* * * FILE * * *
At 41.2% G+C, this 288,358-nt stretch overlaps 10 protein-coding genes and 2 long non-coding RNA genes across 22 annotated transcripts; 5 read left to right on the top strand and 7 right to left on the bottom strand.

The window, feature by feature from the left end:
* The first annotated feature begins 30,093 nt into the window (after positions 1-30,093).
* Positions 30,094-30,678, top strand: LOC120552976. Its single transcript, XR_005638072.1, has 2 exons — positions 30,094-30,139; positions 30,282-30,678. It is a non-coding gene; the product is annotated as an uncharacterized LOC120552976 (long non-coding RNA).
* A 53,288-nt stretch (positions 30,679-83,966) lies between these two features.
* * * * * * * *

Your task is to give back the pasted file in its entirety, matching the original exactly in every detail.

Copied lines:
At 41.2% G+C, this 288,358-nt stretch overlaps 10 protein-coding genes and 2 long non-coding RNA genes across 22 annotated transcripts; 5 read left to right on the top strand and 7 right to left on the bottom strand.

The window, feature by feature from the left end:
* The first annotated feature begins 30,093 nt into the window (after positions 1-30,093).
* Positions 30,094-30,678, top strand: LOC120552976. Its single transcript, XR_005638072.1, has 2 exons — positions 30,094-30,139; positions 30,282-30,678. It is a non-coding gene; the product is annotated as an uncharacterized LOC120552976 (long non-coding RNA).
* A 53,288-nt stretch (positions 30,679-83,966) lies between these two features.